THE DAY AFTER TOMORROW was on HBO tonight, and reminded me of Chekhov's assertion (I'm paraphrasing here) that if in the first act of a play you see a gun, by curtain it should go off.
This device can be effective and a lot of fun when laid in well, but too often leads to silliness like DAY's wolves, introduced in scenes completely outside the main thrust of the story (Zoo Guy: "The wolves! They're gone!") just so they can show up later to menace Jake Gyllenhaal.
The movie has another unfired gun: Emmy Rossum's injury. We see her get cut, and she winces in pain in a later scene, and that's it until the wound becomes serious enough that Jake has to go out and face -- wait for it -- the wolves.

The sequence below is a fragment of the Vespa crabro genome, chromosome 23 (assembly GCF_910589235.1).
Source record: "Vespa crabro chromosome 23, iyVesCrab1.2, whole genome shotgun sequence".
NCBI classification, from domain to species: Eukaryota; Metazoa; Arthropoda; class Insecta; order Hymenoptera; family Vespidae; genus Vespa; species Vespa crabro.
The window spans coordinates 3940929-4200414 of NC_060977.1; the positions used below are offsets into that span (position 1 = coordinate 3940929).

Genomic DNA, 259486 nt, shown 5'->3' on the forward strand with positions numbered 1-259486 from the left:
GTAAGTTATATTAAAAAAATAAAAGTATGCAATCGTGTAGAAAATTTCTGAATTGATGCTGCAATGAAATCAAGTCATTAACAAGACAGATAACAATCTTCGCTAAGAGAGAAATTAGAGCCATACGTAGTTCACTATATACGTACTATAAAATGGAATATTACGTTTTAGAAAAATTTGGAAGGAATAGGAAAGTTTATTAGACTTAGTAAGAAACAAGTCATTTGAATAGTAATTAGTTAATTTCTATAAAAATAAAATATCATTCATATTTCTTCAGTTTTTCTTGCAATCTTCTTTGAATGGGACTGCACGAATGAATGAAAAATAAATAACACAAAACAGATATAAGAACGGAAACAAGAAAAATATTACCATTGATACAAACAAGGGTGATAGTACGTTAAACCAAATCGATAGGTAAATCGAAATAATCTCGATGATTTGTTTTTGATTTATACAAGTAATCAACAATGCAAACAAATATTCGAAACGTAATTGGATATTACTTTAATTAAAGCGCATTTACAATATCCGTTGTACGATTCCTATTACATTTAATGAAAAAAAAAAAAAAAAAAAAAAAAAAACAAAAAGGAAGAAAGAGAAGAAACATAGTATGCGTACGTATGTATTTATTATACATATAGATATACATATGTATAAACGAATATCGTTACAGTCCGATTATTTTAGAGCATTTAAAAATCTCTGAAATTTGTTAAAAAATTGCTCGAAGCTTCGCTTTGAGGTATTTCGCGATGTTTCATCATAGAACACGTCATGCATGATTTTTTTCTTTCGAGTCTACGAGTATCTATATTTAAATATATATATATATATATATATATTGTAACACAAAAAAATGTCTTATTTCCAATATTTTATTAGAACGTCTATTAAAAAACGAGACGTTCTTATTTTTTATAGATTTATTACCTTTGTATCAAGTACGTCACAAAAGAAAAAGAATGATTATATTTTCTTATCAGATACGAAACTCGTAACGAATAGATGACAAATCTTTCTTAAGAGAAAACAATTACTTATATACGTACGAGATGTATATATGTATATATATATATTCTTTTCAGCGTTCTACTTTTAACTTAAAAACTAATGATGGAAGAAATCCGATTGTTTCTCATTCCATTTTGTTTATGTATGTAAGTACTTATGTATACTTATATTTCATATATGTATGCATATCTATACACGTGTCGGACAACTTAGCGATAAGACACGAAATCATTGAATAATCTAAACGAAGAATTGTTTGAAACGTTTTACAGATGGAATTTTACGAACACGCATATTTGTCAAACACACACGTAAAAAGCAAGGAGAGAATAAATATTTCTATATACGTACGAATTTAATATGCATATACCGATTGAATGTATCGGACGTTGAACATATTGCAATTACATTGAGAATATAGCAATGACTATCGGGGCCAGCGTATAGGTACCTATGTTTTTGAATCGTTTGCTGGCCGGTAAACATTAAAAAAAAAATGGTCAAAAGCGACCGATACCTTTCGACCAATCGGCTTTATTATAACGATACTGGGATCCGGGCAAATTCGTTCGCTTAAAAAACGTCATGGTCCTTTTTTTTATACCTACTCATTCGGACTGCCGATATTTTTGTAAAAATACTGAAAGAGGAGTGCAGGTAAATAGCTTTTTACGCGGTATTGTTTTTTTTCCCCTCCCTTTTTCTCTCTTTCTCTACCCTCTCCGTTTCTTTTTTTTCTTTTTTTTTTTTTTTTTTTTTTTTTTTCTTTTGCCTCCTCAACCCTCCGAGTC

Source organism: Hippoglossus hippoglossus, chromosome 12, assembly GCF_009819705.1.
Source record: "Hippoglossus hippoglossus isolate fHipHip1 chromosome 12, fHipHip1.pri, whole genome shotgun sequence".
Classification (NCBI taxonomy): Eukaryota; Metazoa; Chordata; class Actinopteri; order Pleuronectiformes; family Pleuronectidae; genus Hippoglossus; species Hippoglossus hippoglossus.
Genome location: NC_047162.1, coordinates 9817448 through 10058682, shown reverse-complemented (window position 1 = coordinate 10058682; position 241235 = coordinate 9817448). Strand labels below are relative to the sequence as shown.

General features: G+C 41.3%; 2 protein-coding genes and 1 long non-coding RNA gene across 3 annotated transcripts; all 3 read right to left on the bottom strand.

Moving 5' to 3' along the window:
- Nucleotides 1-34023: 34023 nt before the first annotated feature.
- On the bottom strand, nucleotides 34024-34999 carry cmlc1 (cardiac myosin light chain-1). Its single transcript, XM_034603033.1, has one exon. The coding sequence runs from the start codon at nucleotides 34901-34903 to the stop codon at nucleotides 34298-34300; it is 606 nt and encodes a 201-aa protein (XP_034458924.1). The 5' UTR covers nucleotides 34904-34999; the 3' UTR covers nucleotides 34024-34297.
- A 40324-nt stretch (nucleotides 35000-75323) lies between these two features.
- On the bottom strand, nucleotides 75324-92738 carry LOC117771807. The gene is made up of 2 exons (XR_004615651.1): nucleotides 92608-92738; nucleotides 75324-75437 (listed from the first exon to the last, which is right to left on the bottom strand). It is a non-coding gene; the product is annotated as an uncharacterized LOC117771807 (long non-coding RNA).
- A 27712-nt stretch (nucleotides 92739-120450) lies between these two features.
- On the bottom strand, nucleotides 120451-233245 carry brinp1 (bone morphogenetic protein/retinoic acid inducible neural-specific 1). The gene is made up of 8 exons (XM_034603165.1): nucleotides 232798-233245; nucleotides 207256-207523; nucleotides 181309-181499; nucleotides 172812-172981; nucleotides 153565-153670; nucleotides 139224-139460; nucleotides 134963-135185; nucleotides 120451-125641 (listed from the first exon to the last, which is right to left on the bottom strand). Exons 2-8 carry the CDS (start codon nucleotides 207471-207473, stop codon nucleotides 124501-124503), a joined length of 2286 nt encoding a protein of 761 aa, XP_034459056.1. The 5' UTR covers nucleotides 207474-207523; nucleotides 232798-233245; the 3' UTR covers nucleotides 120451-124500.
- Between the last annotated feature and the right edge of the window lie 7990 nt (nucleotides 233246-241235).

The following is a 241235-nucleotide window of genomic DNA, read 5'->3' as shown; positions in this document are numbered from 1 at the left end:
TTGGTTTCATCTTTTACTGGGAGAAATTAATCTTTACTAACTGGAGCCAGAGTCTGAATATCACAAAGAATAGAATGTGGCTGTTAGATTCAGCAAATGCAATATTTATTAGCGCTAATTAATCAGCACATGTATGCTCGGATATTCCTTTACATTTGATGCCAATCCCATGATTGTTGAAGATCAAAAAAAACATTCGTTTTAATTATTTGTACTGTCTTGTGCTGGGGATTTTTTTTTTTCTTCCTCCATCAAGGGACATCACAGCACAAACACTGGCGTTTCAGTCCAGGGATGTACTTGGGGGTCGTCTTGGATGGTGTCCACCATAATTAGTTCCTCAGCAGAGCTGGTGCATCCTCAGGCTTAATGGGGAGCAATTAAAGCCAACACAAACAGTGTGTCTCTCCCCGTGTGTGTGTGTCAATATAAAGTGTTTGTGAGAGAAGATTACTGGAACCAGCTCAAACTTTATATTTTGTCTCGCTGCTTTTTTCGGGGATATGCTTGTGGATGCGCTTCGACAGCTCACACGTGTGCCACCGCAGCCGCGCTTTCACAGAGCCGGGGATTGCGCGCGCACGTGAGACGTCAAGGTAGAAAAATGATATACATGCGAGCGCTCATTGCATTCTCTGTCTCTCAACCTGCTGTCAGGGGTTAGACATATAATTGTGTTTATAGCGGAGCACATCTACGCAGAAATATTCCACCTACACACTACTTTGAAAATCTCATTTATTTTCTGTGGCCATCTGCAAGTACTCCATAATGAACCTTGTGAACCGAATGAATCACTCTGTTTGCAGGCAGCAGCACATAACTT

Though more a part of the story's spine than the zoo scenes, I think the injury device jars because it's treated implausibly. Emmy's character is established as a smart girl, so why wouldn't she realize she was sick, or where that sickness came from? And she's not set up as being overly stoic or a martyr, so why didn't she mention the wound before it went septic?
Things That Become Important Later can give a story continuity, depth, and surprise, or they can become a distracting game where the audience identifies the item early on and just sits and waits for it to pay off.
Thoughts? Any favorite examples of unfired guns that work, or don't?